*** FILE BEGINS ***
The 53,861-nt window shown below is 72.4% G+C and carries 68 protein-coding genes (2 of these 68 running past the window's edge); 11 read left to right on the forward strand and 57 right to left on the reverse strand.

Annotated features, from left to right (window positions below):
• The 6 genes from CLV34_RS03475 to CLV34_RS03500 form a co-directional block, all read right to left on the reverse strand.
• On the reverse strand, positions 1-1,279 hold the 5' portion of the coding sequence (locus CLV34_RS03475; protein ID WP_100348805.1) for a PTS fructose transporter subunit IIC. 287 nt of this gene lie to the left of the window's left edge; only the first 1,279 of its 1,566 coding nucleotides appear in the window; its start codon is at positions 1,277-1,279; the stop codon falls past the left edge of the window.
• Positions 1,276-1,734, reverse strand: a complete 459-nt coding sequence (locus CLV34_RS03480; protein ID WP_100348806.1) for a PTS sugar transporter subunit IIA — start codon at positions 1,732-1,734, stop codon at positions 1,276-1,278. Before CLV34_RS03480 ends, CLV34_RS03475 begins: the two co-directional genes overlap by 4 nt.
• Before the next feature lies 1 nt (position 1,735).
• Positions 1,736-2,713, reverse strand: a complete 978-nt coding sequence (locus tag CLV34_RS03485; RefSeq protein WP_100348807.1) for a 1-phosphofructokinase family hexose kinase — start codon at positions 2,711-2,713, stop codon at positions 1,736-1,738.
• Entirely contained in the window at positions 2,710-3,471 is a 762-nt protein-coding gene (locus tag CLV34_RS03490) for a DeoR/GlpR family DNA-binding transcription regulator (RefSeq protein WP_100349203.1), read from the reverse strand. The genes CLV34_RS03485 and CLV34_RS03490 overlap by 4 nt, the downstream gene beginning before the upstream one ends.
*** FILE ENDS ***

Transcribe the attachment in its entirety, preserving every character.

The 53,861-nt window shown below is 72.4% G+C and carries 68 protein-coding genes (2 of these 68 running past the window's edge); 11 read left to right on the forward strand and 57 right to left on the reverse strand.

Annotated features, from left to right (window positions below):
• The 6 genes from CLV34_RS03475 to CLV34_RS03500 form a co-directional block, all read right to left on the reverse strand.
• On the reverse strand, positions 1-1,279 hold the 5' portion of the coding sequence (locus CLV34_RS03475; protein ID WP_100348805.1) for a PTS fructose transporter subunit IIC. 287 nt of this gene lie to the left of the window's left edge; only the first 1,279 of its 1,566 coding nucleotides appear in the window; its start codon is at positions 1,277-1,279; the stop codon falls past the left edge of the window.
• Positions 1,276-1,734, reverse strand: a complete 459-nt coding sequence (locus CLV34_RS03480; protein ID WP_100348806.1) for a PTS sugar transporter subunit IIA — start codon at positions 1,732-1,734, stop codon at positions 1,276-1,278. Before CLV34_RS03480 ends, CLV34_RS03475 begins: the two co-directional genes overlap by 4 nt.
• Before the next feature lies 1 nt (position 1,735).
• Positions 1,736-2,713, reverse strand: a complete 978-nt coding sequence (locus tag CLV34_RS03485; RefSeq protein WP_100348807.1) for a 1-phosphofructokinase family hexose kinase — start codon at positions 2,711-2,713, stop codon at positions 1,736-1,738.
• Entirely contained in the window at positions 2,710-3,471 is a 762-nt protein-coding gene (locus tag CLV34_RS03490) for a DeoR/GlpR family DNA-binding transcription regulator (RefSeq protein WP_100349203.1), read from the reverse strand. The genes CLV34_RS03485 and CLV34_RS03490 overlap by 4 nt, the downstream gene beginning before the upstream one ends.